Home Fairfield U.S. Sen. Murphy reintroduces Social Security Caregiver Credit Act

U.S. Sen. Murphy reintroduces Social Security Caregiver Credit Act

U.S. Sen. Chris Murphy of Connecticut has reintroduced the Social Security Caregiver Credit Act, which is designed to provide Social Security credits to individuals who left the workforce to care for their loved ones.

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Murphy

According to a statement issued by his office, more than 1 in 5 Americans have either left the workforce or have reduced their working hours to provide caregiving to a family member who is either ill, disabled or elderly, resulting in income losses totaling more than $300,000.

Women make up two-thirds of unpaid caregivers while more than half of Connecticut residents age 40 and older stated they provided care on an unpaid basis for an adult family member.

In the Democratic senator’s legislation, caregivers can qualify for Social Security credits by providing care for a minimum of 80 hours per month to a parent, spouse, domestic partner, sibling, child, grandparent, grandchild, aunt or uncle who cannot perform daily living activities without assistance.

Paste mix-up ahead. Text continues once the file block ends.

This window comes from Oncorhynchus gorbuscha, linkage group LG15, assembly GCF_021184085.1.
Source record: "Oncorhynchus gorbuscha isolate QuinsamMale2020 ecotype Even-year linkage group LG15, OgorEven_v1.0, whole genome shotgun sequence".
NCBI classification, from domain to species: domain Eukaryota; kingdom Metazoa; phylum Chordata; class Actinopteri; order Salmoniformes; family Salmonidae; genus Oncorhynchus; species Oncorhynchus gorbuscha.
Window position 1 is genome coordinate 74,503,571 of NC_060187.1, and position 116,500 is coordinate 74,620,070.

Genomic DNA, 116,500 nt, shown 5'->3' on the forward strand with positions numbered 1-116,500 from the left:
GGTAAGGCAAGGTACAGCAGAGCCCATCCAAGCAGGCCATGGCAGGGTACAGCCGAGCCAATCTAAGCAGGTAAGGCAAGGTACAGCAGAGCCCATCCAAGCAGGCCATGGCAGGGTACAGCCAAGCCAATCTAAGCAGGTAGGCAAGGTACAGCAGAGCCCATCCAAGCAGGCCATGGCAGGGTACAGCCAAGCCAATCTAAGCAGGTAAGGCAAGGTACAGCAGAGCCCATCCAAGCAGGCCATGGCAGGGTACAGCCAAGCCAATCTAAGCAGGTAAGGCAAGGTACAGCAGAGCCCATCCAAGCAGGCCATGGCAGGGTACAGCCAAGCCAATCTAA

Caregivers who do not earn an income will receive a maximum credit equal to half of the average national wage, while those who balance caregiving with a salaried job will see their credit will phase out when the caregiver earns more than the average national wage.

“Taking care of a loved one is work and should be treated that way,” said Murphy. “But right now, the system penalizes the tens of millions of Americans who leave the workforce or reduce their hours to care for a family member because working less means not paying into Social Security.

“I’ve heard firsthand from Connecticut families struggling with the financial impact of this, and we’ve got to do better for our caregivers,” he added. “This legislation would make sure that the selfless decision to care for a loved one no longer comes with the costly consequences,”

A companion bill was introduced in the House by Reps. Brad Schneider (D-IL) and Grace Meng (D-NY). U.S. Sen. Kirsten Gillibrand (D-NY) is among the Senate co-sponsors of the bill.

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